Page 35

2013WinShotcreteEMag

deck-level water capability. Two pockets on either finish, a more substantial waterproofing product side of the beach-entry area were constructed to was used. hold natural rocks from the surrounding property On projects like this, South Shore Gunite to help the pool blend into the landscape. After prefers to use its Airplaco mobile batch plants. initial curing and once the pool shotcrete reached When we use Airplaco mobile batch plants, all the required strength, the boulders were installed. the worrisome aspects when using ready mix are Shotcrete was placed around the boulders to secure them in place (Fig. 4). The complexity of the pool structure created sections located from well below the frost line to right at and above the frost line. This required extensive structural design, resulting in a lot of reinforcement. The reinforcing steel consisted of two layers of No. 4 (No. 13M) reinforcing bar in the entire pool. The horizontal reinforcement spacing was 8 in. (203 mm) on center and vertical spacing was 6 in. (152 mm) on center. During shooting, a blowpipe was used extensively to keep the outer layer of reinforcing bar clean and prevent any rebound from building up on the bar surface, where it would reduce the quality of the in-place concrete. Overall, with the multiple phases, the Fig. 3: Deep excavation required for forming and, shotcrete portion of the job was completed in 5 days. subsequently, filling with free-draining stone to prevent frost The customer wanted to have the negative- heave. Also seen is the dowel reinforcing bar that was tied edge wall act like an aggressive waterfall. Producing into the pool floor in the second phase the waterfall effect required high flow rate demands that also affected water turnover. Based on the length of the perimeter overflow, the calculated flow rate required to create the water- fall effect was 740 gal./minute (350 L/s). This high flow was provided by a 10 hp pump outfitted with a variable-speed drive to allow for increased energy efficiency and control. The main feature plumbing lines were 8 in. (203 mm) polyvinyl chloride (PVC) to smoothly convey the substantial volume of water. With the high flow rates needed for the waterfall, conventional 2 in. (50 mm) pool returns produced too much turbulence for the vanishing-edge waterfall effect. Thus, additional main drain-type fittings were installed at the bottom of the pool to supply the high-flow-rate Fig. 4: Completed shotcrete with large rocks placed return water with minimal disturbance on the pool surface for the vanishing-edge waterfall. There were also multiple main drains for suction and additional drain-type fittings used as inlets. A buried precast concrete surge tank was also used to ensure that an adequate volume of water was available at all times. To blend with the natural Maine surroundings, the tiles and coping stones were custom-manufactured from an indigenous stone local to Maine. The majority of the stone was a dark gray with some white veins that fit in perfectly. We installed the coping stones on the shotcrete gutter so the inner stone allowed water to pass over it in a small slot between two rows of stone and then into the gutter. The pool was waterproofed before the final finish of black pebble was installed on the interior. In the rock pockets that would not be able to have a final Shotcrete • Winter 2013 33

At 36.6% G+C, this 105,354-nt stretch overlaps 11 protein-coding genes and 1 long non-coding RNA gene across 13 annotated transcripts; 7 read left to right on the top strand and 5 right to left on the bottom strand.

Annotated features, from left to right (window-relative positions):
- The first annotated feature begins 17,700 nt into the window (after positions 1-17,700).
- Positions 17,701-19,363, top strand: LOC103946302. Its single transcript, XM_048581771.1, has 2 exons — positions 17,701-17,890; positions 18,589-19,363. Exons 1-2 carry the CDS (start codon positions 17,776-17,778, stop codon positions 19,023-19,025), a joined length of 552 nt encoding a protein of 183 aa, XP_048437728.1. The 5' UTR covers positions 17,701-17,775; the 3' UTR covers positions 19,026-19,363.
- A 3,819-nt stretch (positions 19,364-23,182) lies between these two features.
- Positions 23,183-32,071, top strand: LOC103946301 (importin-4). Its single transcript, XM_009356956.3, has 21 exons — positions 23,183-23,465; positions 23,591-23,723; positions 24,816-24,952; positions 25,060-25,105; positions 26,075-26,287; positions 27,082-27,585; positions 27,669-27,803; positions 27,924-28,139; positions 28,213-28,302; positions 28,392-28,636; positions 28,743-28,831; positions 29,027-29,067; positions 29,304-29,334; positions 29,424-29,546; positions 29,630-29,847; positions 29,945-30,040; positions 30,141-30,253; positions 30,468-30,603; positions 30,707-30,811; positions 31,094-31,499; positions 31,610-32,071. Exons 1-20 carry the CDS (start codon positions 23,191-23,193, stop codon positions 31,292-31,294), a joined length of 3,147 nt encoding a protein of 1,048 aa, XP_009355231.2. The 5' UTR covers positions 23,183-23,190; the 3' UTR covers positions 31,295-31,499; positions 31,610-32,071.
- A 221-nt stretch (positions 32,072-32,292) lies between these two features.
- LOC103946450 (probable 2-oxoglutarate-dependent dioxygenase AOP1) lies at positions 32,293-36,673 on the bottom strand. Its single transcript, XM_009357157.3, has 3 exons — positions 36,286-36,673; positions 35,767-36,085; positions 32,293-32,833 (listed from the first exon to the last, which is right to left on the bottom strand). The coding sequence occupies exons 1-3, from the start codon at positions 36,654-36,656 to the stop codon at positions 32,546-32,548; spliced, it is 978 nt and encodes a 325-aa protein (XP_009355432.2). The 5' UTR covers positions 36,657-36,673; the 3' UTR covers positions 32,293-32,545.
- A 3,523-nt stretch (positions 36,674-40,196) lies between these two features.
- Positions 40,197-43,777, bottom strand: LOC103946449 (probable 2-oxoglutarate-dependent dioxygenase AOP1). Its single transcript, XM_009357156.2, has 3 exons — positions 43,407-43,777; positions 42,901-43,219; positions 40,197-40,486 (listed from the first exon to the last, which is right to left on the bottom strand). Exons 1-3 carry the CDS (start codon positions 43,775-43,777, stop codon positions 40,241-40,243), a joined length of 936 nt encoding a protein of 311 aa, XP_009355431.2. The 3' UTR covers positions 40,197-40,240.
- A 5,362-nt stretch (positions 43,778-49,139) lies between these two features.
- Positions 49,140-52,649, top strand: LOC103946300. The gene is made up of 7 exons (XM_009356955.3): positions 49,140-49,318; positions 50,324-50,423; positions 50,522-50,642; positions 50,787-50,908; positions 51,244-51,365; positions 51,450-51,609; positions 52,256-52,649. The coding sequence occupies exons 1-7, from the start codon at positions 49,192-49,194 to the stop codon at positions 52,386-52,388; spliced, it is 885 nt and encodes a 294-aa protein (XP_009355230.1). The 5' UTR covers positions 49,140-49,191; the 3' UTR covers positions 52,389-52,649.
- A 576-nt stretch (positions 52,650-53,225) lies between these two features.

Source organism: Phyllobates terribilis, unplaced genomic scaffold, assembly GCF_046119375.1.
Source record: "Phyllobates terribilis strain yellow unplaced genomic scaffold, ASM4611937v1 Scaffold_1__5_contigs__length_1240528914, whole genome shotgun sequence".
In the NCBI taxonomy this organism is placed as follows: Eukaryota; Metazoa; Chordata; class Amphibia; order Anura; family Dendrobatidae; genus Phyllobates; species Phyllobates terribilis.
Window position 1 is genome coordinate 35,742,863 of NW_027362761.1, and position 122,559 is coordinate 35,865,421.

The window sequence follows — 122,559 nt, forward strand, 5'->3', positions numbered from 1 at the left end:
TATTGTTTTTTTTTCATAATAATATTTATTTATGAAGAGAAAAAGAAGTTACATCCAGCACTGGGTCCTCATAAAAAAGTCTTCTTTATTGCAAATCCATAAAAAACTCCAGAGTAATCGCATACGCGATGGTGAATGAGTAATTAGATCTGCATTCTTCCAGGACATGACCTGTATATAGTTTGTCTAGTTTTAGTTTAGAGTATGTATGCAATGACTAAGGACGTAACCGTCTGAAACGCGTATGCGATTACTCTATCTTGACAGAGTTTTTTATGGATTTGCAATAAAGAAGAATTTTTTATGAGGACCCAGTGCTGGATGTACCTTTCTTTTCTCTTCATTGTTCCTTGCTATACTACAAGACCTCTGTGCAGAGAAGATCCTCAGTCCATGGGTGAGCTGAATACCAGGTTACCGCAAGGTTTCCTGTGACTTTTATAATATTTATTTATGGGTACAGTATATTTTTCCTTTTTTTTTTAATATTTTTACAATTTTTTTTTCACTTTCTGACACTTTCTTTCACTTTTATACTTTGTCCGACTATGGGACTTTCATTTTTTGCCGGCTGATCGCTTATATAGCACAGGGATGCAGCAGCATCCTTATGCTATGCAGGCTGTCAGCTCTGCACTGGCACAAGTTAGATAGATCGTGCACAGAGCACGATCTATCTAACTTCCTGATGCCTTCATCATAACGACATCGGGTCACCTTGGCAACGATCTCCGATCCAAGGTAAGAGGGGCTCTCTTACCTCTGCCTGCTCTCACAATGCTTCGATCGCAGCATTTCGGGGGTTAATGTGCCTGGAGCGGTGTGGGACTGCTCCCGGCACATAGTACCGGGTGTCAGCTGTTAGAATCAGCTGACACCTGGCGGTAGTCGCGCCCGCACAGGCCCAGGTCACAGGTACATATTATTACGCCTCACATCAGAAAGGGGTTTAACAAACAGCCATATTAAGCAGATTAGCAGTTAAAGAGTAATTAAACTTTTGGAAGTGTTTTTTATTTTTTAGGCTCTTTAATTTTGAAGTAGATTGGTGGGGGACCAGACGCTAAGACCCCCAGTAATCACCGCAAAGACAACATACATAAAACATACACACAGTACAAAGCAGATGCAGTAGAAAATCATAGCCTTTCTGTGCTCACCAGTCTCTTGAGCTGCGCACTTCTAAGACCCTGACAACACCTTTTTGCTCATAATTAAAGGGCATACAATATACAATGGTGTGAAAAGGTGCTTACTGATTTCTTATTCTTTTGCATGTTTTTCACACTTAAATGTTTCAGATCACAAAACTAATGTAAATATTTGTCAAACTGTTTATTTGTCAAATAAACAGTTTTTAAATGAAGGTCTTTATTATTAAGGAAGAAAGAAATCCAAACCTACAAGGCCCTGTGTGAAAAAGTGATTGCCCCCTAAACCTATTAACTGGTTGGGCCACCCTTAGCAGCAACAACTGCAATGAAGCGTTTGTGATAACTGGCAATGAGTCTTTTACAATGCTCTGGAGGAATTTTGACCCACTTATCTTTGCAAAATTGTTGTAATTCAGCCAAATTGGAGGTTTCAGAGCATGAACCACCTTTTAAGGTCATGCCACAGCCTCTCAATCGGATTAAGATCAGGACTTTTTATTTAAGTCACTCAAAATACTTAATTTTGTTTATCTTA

2013WinShotcreteEMag
To see the actual publication please follow the link above